Does liver cancer have an Achilles heel?

This research will look at liver cancer in a new way to establish what happens in cells when diet-induced liver damage leads to liver cancer

  • Topic: Liver cancer
  • Institution: Institute for Research in Biomedicine
  • Country: Spain
  • Status: Ongoing
Researcher: Raul Mendez
  • Grant awarded: November 2020

I’m very grateful to the World Cancer Research Fund for this grant, it covers new and largely unexplored angles in liver diseases. It will allow us to identify new therapeutic targets in obesity-driven liver cancer. In the Translational Control of Cell Cycle and Differentiation lab at IRB Barcelona, we focus our research in the gene expression regulation mediated by the CPEB proteins, which play key roles in a variety of diseases, including autism, breast cancer and fatty liver. Our findings indicate that these proteins are responsible for the metabolic reprogramming that takes place in obesity and that could promote cell malignancy.

– Raul Mendez


Liver cancer is among the deadliest cancers worldwide and its prevalence is dramatically increasing due to the global epidemic of obesity and overweight. A liver transplant currently represents the only chance of long-term survival for patients with liver cancer. However, this procedure is highly expensive and many patients die on the waiting list due to donor organ shortage.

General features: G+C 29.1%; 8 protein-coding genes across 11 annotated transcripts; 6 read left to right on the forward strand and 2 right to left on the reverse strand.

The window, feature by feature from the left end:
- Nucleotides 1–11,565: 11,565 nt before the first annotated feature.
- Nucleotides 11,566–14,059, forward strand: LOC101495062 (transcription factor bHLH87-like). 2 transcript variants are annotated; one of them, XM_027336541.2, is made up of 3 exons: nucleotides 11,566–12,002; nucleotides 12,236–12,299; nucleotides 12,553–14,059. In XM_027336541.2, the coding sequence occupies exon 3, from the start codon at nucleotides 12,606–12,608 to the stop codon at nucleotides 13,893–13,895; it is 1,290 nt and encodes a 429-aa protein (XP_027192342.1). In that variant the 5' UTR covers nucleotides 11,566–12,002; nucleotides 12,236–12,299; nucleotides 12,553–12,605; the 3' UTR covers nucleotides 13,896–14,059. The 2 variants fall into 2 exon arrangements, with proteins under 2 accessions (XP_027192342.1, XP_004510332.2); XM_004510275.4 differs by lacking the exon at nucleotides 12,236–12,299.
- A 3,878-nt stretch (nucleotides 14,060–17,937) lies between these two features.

In addition, many patients are also considered ineligible for a liver transplant because of other conditions they have, such as obesity. New treatment options are therefore urgently required to reduce the burden of liver cancer worldwide. So it is essential to better understand the molecular and cellular causes linking obesity and liver cancer.

Aims and objectives

Although most liver cancers develop from chronic liver damage, studies mainly focus on its endpoint and rarely look at the evolution from early stages of the disease. In this project, we aim to explore the progression of the disease, from chronic liver damage caused by diet to the development of cancer. To do this, we will explore a possible new “Achilles heel” of cancer.

Tumours in obesity-driven liver cancer can overrule the genes that are involved in normal liver functions, causing them to instead promote its own growth. If we can understand this, we can use it against the cancer, opening a new window of opportunity to treat liver cancer and set the basis for new drug development strategies.

How it will be done

Currently, most of our knowledge about liver cancer comes from transcription – this is the process by which DNA is read and copied so that each cell in the body knows what its function is and what to do. We will instead be looking at what happens in the cell post-transcription.

This will advance our understanding of not only liver cancer tumours but also of the dynamic interplay between the tumour and its cellular surroundings in the body. It will also help us understand what happens in the body and cells before the tumour is formed, such as how fatty liver disease progresses to liver cancer.

Importantly, we will be using data from men and women.

Potential impact

This project will generate new knowledge, novel ideas for treatment, and strategies to reduce the incidence, morbidity and mortality of liver cancer. It will also improve patients’ quality of life and pave the way for future targeted prevention recommendations.